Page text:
In the last few years, we’ve read more and more stories of high profile people dying by suicide, and Christian leaders have been no different. Just this month, pastor Jarrid Wilson died by suicide, he was a husband, father, pastor and mental health advocate. As people of faith, we are not exempt from being suicidal, it is a reality as much as our faith is, and yes these two can co-exist. That is the difficult reality we have to navigate, which is why it is often discouraging to hear how the church speaks about people who struggle with suicidal thoughts and even those who die by suicide. 


We are not as gracious and comforting as the God we claim to serve, somehow when it comes to suicide the Mercy of God runs out and we condemn people to hell. Granted most people do not have theology on Suicide, and because for most it they might not understand it personally who know anyone in their life who publicly suffers in this way, they never see how destructive their social media hot takes on suicide are. 


I read a book on depression last year from Pastor John Piper, although I did not agree with almost all of what he said in the book, I deeply appreciated the last chapter in the book and how he addressed the subject of suicide I have since quoted it in conversations on whether Christians who commit suicide go to heaven or hell:


“true saints enter dark seasons, and should they die in the midst of one, it is no sure sign that they were not born again, nor that they were not sustained in their darkness by the sovereign hand of grace. God has his reasons why he would leave one of his dear children feeling so forsaken. Indeed he left his own precious Son forsaken on the cross—“My God, my God, why have you forsaken me?” (Matt. 27:46). And we know his reasons were full of love for him and for us.

It is such an encouraging thing to know that God never leaves and forsakes his children who battle with suicidal thoughts, yes even when we call him with our last breath, He will be there for us after. Romans 8 has such a comforting truth, “’For I am sure that neither death nor life, nor angels nor rulers, nor things present nor things to come, nor powers, nor height nor depth, nor anything else in all creation, will be able to separate us from the love of God in Christ Jesus our Lord. Neither death, death in any way it comes through can not and will not separate us from the Love of God!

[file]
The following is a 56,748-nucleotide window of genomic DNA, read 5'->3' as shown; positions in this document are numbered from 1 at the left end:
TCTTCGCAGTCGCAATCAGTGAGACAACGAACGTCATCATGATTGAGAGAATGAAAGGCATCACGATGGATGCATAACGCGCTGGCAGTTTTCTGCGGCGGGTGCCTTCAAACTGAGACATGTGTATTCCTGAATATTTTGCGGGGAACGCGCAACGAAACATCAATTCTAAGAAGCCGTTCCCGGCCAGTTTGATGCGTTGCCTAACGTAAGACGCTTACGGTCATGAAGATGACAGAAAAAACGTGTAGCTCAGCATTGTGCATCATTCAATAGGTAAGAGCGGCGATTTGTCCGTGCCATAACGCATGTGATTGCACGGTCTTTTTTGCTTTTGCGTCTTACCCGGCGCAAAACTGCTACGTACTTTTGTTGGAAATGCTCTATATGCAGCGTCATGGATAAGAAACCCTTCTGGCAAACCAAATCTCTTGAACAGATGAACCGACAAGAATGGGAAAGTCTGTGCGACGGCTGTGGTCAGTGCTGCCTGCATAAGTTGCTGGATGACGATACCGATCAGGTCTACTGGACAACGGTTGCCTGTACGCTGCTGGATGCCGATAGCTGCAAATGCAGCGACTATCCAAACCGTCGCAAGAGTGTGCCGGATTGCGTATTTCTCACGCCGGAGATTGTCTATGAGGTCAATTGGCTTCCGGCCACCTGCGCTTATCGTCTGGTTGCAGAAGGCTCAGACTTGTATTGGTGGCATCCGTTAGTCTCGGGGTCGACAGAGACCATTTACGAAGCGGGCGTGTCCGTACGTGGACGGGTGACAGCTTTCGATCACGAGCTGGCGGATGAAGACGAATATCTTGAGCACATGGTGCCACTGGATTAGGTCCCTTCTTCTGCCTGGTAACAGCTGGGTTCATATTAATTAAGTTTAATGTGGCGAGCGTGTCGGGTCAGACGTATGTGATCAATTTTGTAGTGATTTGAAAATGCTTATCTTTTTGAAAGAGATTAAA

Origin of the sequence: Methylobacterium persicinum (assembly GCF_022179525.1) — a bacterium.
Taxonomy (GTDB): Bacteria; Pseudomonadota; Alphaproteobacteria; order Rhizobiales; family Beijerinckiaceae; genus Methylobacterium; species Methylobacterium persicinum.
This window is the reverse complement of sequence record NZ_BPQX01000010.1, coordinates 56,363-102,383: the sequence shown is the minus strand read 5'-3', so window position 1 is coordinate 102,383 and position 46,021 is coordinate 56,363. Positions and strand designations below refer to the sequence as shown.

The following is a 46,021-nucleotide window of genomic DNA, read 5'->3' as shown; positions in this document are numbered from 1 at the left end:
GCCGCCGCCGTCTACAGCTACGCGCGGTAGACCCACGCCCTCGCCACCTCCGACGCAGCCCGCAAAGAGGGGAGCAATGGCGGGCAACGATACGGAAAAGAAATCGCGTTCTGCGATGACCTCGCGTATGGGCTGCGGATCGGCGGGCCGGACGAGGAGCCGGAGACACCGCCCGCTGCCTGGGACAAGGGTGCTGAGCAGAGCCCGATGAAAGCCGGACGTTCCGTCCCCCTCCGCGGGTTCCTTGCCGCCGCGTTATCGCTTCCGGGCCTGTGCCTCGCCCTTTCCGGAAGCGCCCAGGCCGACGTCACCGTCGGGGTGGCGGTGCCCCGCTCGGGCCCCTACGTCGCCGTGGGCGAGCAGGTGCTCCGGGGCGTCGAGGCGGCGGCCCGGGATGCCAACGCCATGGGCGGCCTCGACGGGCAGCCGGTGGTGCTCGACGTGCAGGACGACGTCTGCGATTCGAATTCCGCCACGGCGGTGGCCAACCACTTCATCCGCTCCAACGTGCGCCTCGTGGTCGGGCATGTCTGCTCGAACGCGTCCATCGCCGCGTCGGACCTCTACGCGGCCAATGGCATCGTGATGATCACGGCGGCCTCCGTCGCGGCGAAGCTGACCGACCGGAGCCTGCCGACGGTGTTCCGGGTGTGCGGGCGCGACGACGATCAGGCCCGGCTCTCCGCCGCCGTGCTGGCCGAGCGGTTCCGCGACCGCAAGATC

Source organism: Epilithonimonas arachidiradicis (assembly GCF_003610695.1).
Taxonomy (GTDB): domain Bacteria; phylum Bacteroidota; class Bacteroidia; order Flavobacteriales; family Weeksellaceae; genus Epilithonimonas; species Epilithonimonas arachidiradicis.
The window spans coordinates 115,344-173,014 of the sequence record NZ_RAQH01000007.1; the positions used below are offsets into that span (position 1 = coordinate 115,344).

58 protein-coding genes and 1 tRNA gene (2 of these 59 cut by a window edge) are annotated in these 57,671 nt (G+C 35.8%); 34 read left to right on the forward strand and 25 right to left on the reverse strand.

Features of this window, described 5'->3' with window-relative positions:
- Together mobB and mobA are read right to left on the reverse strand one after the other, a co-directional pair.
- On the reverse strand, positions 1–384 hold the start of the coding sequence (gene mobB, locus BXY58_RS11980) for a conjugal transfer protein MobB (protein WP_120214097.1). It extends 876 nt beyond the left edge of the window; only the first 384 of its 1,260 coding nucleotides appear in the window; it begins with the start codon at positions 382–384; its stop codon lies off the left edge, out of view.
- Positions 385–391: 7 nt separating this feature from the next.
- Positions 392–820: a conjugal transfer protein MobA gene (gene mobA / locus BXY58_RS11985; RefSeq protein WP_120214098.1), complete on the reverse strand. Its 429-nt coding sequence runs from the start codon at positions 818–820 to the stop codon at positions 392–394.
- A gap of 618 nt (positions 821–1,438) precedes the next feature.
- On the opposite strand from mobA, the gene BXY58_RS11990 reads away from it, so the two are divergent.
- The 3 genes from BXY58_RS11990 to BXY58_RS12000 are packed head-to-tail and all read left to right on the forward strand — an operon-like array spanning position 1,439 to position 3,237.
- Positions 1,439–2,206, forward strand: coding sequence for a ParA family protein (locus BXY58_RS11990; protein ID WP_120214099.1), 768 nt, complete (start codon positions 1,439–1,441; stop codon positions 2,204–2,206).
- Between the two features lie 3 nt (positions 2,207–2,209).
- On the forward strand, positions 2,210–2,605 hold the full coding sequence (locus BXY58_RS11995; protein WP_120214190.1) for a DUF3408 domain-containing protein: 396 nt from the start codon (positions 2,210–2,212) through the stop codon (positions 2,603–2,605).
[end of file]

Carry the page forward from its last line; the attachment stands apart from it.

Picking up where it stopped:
As a Christian who also believes that salvation comes by the Grace of God, not anything I have done, it is a gift from God, I am also led to believe that I cannot lose what I did not earn. God remains faithful and true to His word, He has promised us, that He will not lose any of His children. I believe that His children who die by suicide are not excluded in this, this even helps me remember in my struggle that God remains faithful. Even if I ever lose the battle God will still be faithful, even when I am asking “Jesus, where are you?”, He is still right there beside me.


I do not have all the answers, I still wrestle sometimes with why a loving God will allow some of His Children in such a painfully haunting way, or why he doesn’t take the pain away when I know he is capable of it. I even wrestle with the fact that even when I feel most forsaken, God is still there by my side, watching me suffer, it is painful. It is not simple, I don’t think I can ever accurately present how it feels to struggle mentally in this way, but I hope it you can have compassion for those who do. I hope those of us who struggle will find a way to keep fighting, and fighting to believe that our lives matter. 


Be kind to one another, check up on your friends, reach out for help, 


Grace and Peace,



The following are resources available for you in Malawi if you are considering suicide and don’t know where to go for help, or if you are just trying to reach out to someone for help. Toll-Free Help 24 Hour helpline 6600